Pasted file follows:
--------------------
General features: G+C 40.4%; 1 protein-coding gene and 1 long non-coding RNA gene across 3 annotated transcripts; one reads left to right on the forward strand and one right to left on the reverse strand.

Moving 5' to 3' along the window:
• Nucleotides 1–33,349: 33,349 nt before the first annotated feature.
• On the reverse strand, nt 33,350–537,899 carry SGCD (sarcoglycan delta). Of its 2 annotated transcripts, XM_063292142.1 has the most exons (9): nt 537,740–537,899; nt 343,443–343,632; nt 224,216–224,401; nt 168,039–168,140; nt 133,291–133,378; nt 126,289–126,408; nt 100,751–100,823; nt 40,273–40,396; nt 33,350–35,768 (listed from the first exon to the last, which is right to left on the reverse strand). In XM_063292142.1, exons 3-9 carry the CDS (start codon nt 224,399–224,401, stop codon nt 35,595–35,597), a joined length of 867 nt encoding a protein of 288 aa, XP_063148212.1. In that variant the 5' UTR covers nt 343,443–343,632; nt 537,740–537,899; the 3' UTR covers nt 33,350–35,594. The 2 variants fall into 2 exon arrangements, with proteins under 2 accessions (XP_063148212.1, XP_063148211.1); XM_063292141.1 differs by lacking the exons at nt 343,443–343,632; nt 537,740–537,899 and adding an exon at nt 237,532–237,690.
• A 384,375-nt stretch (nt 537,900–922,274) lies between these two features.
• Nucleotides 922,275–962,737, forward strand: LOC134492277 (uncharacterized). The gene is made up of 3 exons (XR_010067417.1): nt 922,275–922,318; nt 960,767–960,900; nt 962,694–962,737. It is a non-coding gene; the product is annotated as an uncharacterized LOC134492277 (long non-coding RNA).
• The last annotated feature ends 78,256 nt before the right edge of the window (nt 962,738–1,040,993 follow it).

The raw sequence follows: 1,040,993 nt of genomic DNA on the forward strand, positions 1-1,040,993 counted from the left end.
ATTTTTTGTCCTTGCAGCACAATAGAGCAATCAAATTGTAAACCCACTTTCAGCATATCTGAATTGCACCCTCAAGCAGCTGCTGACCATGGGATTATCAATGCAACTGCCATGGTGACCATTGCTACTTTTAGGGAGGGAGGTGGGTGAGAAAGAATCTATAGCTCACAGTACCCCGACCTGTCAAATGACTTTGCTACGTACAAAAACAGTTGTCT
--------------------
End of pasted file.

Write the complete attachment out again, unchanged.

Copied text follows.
General features: G+C 40.4%; 1 protein-coding gene and 1 long non-coding RNA gene across 3 annotated transcripts; one reads left to right on the forward strand and one right to left on the reverse strand.

Moving 5' to 3' along the window:
• Nucleotides 1–33,349: 33,349 nt before the first annotated feature.
• On the reverse strand, nt 33,350–537,899 carry SGCD (sarcoglycan delta). Of its 2 annotated transcripts, XM_063292142.1 has the most exons (9): nt 537,740–537,899; nt 343,443–343,632; nt 224,216–224,401; nt 168,039–168,140; nt 133,291–133,378; nt 126,289–126,408; nt 100,751–100,823; nt 40,273–40,396; nt 33,350–35,768 (listed from the first exon to the last, which is right to left on the reverse strand). In XM_063292142.1, exons 3-9 carry the CDS (start codon nt 224,399–224,401, stop codon nt 35,595–35,597), a joined length of 867 nt encoding a protein of 288 aa, XP_063148212.1. In that variant the 5' UTR covers nt 343,443–343,632; nt 537,740–537,899; the 3' UTR covers nt 33,350–35,594. The 2 variants fall into 2 exon arrangements, with proteins under 2 accessions (XP_063148212.1, XP_063148211.1); XM_063292141.1 differs by lacking the exons at nt 343,443–343,632; nt 537,740–537,899 and adding an exon at nt 237,532–237,690.
• A 384,375-nt stretch (nt 537,900–922,274) lies between these two features.
• Nucleotides 922,275–962,737, forward strand: LOC134492277 (uncharacterized). The gene is made up of 3 exons (XR_010067417.1): nt 922,275–922,318; nt 960,767–960,900; nt 962,694–962,737. It is a non-coding gene; the product is annotated as an uncharacterized LOC134492277 (long non-coding RNA).
• The last annotated feature ends 78,256 nt before the right edge of the window (nt 962,738–1,040,993 follow it).

The raw sequence follows: 1,040,993 nt of genomic DNA on the forward strand, positions 1-1,040,993 counted from the left end.
ATTTTTTGTCCTTGCAGCACAATAGAGCAATCAAATTGTAAACCCACTTTCAGCATATCTGAATTGCACCCTCAAGCAGCTGCTGACCATGGGATTATCAATGCAACTGCCATGGTGACCATTGCTACTTTTAGGGAGGGAGGTGGGTGAGAAAGAATCTATAGCTCACAGTACCCCGACCTGTCAAATGACTTTGCTACGTACAAAAACAGTTGTCT